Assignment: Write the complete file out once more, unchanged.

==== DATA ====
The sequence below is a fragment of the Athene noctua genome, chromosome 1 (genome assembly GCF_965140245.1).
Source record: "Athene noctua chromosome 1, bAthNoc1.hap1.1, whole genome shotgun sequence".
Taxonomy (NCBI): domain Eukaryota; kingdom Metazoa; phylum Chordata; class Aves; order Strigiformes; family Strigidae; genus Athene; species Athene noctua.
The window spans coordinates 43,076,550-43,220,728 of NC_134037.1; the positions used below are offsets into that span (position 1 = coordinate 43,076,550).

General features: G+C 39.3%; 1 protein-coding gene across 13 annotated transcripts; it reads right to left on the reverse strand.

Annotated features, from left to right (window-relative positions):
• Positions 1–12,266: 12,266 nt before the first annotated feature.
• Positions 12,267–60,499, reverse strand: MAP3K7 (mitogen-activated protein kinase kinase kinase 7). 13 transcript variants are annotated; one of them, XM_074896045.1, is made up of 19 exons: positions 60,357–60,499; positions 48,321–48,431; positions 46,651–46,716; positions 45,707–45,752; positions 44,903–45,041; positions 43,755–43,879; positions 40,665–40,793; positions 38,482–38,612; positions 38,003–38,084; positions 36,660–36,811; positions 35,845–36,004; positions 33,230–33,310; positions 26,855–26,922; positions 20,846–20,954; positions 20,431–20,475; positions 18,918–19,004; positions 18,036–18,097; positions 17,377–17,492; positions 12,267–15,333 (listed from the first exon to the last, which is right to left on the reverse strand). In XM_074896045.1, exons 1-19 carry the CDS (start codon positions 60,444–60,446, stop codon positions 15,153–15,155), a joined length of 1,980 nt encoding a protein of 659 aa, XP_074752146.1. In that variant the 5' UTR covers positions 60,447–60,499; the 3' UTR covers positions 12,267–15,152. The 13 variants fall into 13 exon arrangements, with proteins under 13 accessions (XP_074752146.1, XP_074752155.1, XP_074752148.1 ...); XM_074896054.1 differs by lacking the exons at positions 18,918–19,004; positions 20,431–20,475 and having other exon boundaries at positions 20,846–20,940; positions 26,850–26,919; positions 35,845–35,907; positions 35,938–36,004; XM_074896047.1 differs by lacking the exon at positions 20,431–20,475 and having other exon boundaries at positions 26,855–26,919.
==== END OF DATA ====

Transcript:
The sequence below is a fragment of the Athene noctua genome, chromosome 1 (genome assembly GCF_965140245.1).
Source record: "Athene noctua chromosome 1, bAthNoc1.hap1.1, whole genome shotgun sequence".
Taxonomy (NCBI): domain Eukaryota; kingdom Metazoa; phylum Chordata; class Aves; order Strigiformes; family Strigidae; genus Athene; species Athene noctua.
The window spans coordinates 43,076,550-43,220,728 of NC_134037.1; the positions used below are offsets into that span (position 1 = coordinate 43,076,550).

General features: G+C 39.3%; 1 protein-coding gene across 13 annotated transcripts; it reads right to left on the reverse strand.

Annotated features, from left to right (window-relative positions):
• Positions 1–12,266: 12,266 nt before the first annotated feature.
• Positions 12,267–60,499, reverse strand: MAP3K7 (mitogen-activated protein kinase kinase kinase 7). 13 transcript variants are annotated; one of them, XM_074896045.1, is made up of 19 exons: positions 60,357–60,499; positions 48,321–48,431; positions 46,651–46,716; positions 45,707–45,752; positions 44,903–45,041; positions 43,755–43,879; positions 40,665–40,793; positions 38,482–38,612; positions 38,003–38,084; positions 36,660–36,811; positions 35,845–36,004; positions 33,230–33,310; positions 26,855–26,922; positions 20,846–20,954; positions 20,431–20,475; positions 18,918–19,004; positions 18,036–18,097; positions 17,377–17,492; positions 12,267–15,333 (listed from the first exon to the last, which is right to left on the reverse strand). In XM_074896045.1, exons 1-19 carry the CDS (start codon positions 60,444–60,446, stop codon positions 15,153–15,155), a joined length of 1,980 nt encoding a protein of 659 aa, XP_074752146.1. In that variant the 5' UTR covers positions 60,447–60,499; the 3' UTR covers positions 12,267–15,152. The 13 variants fall into 13 exon arrangements, with proteins under 13 accessions (XP_074752146.1, XP_074752155.1, XP_074752148.1 ...); XM_074896054.1 differs by lacking the exons at positions 18,918–19,004; positions 20,431–20,475 and having other exon boundaries at positions 20,846–20,940; positions 26,850–26,919; positions 35,845–35,907; positions 35,938–36,004; XM_074896047.1 differs by lacking the exon at positions 20,431–20,475 and having other exon boundaries at positions 26,855–26,919.